We did an 8-day road trip along the south coast of Iceland. After our visit to Reykjavik, we travelled to Selfoss, one of the largest cities in southern Iceland. We stayed one night in Sunnuvegur Apartment, a cozy and affordable accommodation!
There’s not much to do in Selfoss itself, but it is a good base for a number of attractions. Read in this article what you can do around Selfoss and what attractions you can visit.
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Kerið volcano and crater lake
Kerið is a volcano located a few kilometers outside Selfoss. The crater is about 170 by 270 meters and is 55 meters deep. There are several stories about the origin of the crater lake, but it is believed that Kerið was a cone volcano that collapsed during an eruption. The water in the crater lake has a beautiful turquoise color and is about 10 meters deep.
It is possible to descend from the edge to the crater lake. There are stairs, so it’s easy to get there. During our visit there was snow and the crater lake was frozen, which made it truly special. Pity I didn’t bring my ice skates, otherwise I could’ve crossed off ‘skating in a volcano’ from my bucket list ;-).
The costs for visiting the crater are 400 ISK per person.
Reykjadalur valley: hot river & hot springs
The Reykjadalur valley is a geothermal area located about 20 minutes’ drive from Selfoss. There is a path through this valley that can be hiked. If you follow the path, you will eventually end up at a warm water river. This river is warm, because it originates from a hot spring. A special experience indeed! It’s not just the river that’s special, but also the area surrounding it. The trail runs through the mountains and leads you past several hot springs. Steam comes out of the ground everywhere and you’ll see small bubbling pools.
Note: These baths are boiling hot, so please don’t touch the water.
The distance from the parking lot to the river is about 3.5 kilometers. During the summer, you have a beautiful view from the footpath over a green valley, but in winter it’s a bit different. During our hike, it snowed and it was very windy. There was also a lot of snow on the trail, which made it a tough hike. I had the feeling that we were participating in Arctic Circle Expedition! Once we arrived at the river it turned out not to be hot, but rather lukewarm. This was quite a setback for us after such a tough hike. Perhaps the water is warmer in summer!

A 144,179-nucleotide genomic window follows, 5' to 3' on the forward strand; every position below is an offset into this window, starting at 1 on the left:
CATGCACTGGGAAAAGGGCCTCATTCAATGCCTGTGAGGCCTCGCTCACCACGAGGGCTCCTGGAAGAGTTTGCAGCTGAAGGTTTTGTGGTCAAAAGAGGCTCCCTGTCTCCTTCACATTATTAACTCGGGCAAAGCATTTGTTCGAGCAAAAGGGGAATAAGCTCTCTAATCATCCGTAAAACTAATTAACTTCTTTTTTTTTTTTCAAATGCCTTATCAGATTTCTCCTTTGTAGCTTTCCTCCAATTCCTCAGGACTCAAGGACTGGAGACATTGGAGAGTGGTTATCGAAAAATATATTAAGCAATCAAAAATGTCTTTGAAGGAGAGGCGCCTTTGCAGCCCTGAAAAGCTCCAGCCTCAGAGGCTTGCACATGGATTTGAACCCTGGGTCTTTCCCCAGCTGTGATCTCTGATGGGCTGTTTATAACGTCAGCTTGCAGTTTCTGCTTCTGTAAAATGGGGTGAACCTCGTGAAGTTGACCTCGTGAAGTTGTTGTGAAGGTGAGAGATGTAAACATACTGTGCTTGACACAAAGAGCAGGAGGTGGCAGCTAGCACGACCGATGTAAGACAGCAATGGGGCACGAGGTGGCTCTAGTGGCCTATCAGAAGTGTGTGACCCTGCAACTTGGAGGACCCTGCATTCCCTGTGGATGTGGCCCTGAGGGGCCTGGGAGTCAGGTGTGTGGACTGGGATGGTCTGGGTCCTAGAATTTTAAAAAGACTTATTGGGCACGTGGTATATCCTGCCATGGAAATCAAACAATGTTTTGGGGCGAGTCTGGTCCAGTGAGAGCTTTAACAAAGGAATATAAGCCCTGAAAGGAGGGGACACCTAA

The Reykjadalur valley is free to visit and is open every day of the week, 24/7.
The Seljalandsfoss waterfall is one of the most famous waterfalls in Iceland and is very popular among tourists! This waterfall is located between Selfoss and Vík. It is about a 55 minutes’ drive from Selfoss and about 45 minutes from Vík. We visited the Seljalandsfoss waterfall when we drove from Selfoss in the direction of Vík, because that’s when you pass it!
The Seljalandsfoss waterfall is 65 meters high. What makes the waterfall remarkable, is the fact that you can walk behind it. The place where Seljalandsfoss waterfall now flows, used to be the Icelandic coastline. How bizarre is that? Look how much the water has subsided.
Note: Do you want to walk behind the waterfall? Make sure to put on a raincoat, because you’re going to get very wet!
The Seljalandsfoss waterfall can be visited for free.
At about 5 minutes walking distance from the Seljalandsfoss waterfall you will find the Gljúfrafoss waterfall. This waterfall is smaller than the Seljalandsfoss, but still very special! At first you won’t see the Gljúfrafoss, because it’s hidden between some rocks. It’s possible to walk between the rocks towards the waterfall, although you’ll need good rain boots to do so. Unfortunately, we didn’t have them with us and the water was too high to admire the waterfall up close without rain boots!
The surroundings of the waterfall are pretty as well. Green as far and wide as you can see, with several cute Icelandic houses dotted all over the place. A beautiful area to take some awesome pictures!
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